According to Mirza Nathan’s Baharistan-i-ghaybi, Islam Khan, the Mughal emperor Jehangir’s Subahdar in Bengal sent out Seikh Kamal in A.D. 1608 to conquer Birbhum, Punchet and Hijli. Seikh kamal first marched against Bir Hambir who submitted to the imperial forces without a fight. He not only recognized the suzerainty of the Mughal Subahdar, but also supported the Mughal army in its march against the “Zemindar” of Birbhum, Shams Khan, and against the then incumbent to Hijli’s Salim Khan.
The Baharistan-i-ghaybi, (Vol. I translated by M.L.Borah, Gauhati, 1939) is a little confusing here. It gives the names of three “Kingdoms” and three ‘zeminders’ but explicitly associates only Salim Khan with Hijli, and leaves the association of other two ‘zeminders’ with two other ‘kingdoms’ entirely to our Historian’s guess. But Bir Hambir, was the king of Vishnupur (in present Bankura district), which place fails to find a mention in Mirza Nathan’s account, making the confusion worse confounded. There is, however, a clue in the account about Shams Khan’s seat of authority. But it is difficult to locate the ‘Darni Hill’ where Shams Khan’s seat was supposed to have been located. Jadu Nath Sarkar (History of Bengal, Vol.II, 1948) associates Bir Hambir with the ‘zemindery’ of Birbhum; an association not supported by any historical record. Moreover, Birbhum, until Warren Hasting’s time, was ruled by a Afgan house. Sarkar also associates Shams Khan with Punchet which, was never under the rule of any Muslim family. So one should like to associate Shams Khan with Birbhum. There is some circumstancial evidences for believing that Bir Hambir of Vishnupur was concurrently the ruler of Punchet or Panchakot at the time of Siekh Kamal’s expedition.
Writing about the fort of Panchakot or Garh Panchakot, supposed to have been the seat of authority of panchakot kingdom. H. Coupland started: “The date of the fort is more or less definitely fixed by two of its gates, ...on which there are duplicate inscriptions in Bengali characters referring to a Shri Vir Hamira, and giving the date Samvat 1657 or 1659, i.e, about 1600 A.D. Vira Hamira is apparently the Bir Hambir of Birbhum Raj...It is a mater of question whether the fort was built by him or subsequently captured by the Punchet Raja, or (built) by the Punchet Raja for his own protection against Vira Hamira and perhaps also against the Muhammadans. The reason of its abandonment is not known” (Bengal District Gazetteers: Manbhum, Calcutta, 1911). Indeed, legends connected with the Malla family of Vishnupur credit Bir Hamber with extensive conquests and subjugation of the kings of the neighboring territories. But the king of Panchet probably regained his fort and territories from Vishnupur Raj before A.D. 1932. In a Royal fireman dated either A.D. 1632 of 1633, we got a specific reference to Punchet zamidary; in a inter-alia stated “Bir Narayan, zamidar of Panchet, a country attached to Subah Bihar, was a commander of 300 horses and died in the sixth year.”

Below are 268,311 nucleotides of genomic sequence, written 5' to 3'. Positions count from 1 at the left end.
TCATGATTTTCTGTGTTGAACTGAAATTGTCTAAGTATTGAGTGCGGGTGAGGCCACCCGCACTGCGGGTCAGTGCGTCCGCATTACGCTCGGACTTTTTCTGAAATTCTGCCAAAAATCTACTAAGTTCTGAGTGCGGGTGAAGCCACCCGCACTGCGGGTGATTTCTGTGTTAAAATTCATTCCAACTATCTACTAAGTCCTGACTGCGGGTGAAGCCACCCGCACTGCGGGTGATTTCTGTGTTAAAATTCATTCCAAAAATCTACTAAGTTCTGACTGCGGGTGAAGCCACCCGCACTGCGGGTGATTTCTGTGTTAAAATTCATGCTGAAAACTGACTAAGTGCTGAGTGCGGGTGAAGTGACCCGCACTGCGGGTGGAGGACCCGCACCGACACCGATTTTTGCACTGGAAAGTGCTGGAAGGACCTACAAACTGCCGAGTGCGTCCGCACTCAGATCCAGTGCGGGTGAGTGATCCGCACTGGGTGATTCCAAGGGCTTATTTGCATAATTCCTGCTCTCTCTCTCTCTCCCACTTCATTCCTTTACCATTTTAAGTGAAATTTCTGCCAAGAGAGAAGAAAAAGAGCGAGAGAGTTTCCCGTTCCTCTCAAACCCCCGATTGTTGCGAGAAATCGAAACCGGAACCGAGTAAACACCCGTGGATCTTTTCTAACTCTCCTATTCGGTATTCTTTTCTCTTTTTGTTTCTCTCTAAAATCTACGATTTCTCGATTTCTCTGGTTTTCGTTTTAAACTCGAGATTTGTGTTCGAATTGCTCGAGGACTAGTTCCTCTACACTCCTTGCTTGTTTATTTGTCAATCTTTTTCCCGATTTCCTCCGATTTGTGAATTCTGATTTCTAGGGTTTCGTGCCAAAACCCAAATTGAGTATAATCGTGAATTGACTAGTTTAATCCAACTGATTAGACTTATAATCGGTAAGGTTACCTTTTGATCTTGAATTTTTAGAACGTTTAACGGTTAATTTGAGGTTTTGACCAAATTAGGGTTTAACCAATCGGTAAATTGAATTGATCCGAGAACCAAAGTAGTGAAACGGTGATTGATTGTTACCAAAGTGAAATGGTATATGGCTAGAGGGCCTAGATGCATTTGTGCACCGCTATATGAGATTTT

Garh Panchakot is a village in Neturia P.S. at the southern foot of the Panchet hill. Where the ruins of the fort of the powerful rajas of Panchet mentioned in the 17th century Baharistan-i-ghaybi, of Mirza Nathan, can now be seen. G. D. Beglar records two inscriptions on two of the gates, referring to one Sri Hamira, who was possibly the same as the King Bir Hambir of Vishnupur. All except possibly one of the temples in the fort appear to date from the 17th or more probably, the 18th century and has no definite affinity with the Vishnupur temples, save the tower of the westerly Pancha-ratna temple, which is like those at the single-towered temples. Beglar mentions a number of massively build temples on the side of the hill overlooking the fort (having doms and arches in the Islamic fashion.) but they are not easily accessible now. The largest with a domes mahamandapa, was said to have been built by king Raghunath, son of Bir Hambir of Vishnupur.
The temples inside the fort are now dilapidated. Of the two monds, one consists of toppled-down sand stone blocks. The only other stone temple of laterite was the one referred to by block as an exact duplicate of the temple of Ragunath on the hill. The best preserved, but still very badly ruined, amoung the temples are both of Pancha-ratna design, with pillared porches on all four sids, and decorated in curved bricks (terracotta). These terracottas, consisting of small panels carves before they were backed, are totally unlike the curved brickwork of the pre-Muslim deuls. The temple on the west is the more extensively decorated-both on the interior and exterior facades. In 1965, the outerwalls were seem to have collapsed on the east and west, and many of the terracotta panels had already been taken away by souvenir hunters, but enough remained to show the richness and variety typical of this art, rows of figures, floral bands and geometrical motifs.
These temples are now empty, the images having been removed to the thakurbari of the Rajas of Kashipur, who took the images with them when the family moved from Panchet to Kashipur. Like the Visnupur temples these temples were also related to the cult of Krishna under various names like Shyamchand, Radharaman, Radha-Shyam, Madangopal, Damodar, Gopal and three hundred Salagrams . Besides this, The family worships Kali, under the name of Rajeswarimata, a traditional stone image of Durga, Ram-Sita-Lakshmana, Laksmi and other images. The temples which house them are modern flat roofed structures of Brick and cement.
Sources : 1. Bengal District Gazetteer, Manbhum ,1911
2. Bengal District Gazetteer, Purulia Edited by O’Mally
3. Bengal District Gazetteer, Purulia Edited by N.N. Sen.
4. A Tour Through Bengal Provinces in 1872-73 - J. D. Beglar ( A report
From Archaeological survey of india, Calcutta, Vol-III , 1878)
5. PASCHIMBANGER SANSKRITI by Binoy Ghosh ( Part-1)
Research : Santanu Roy.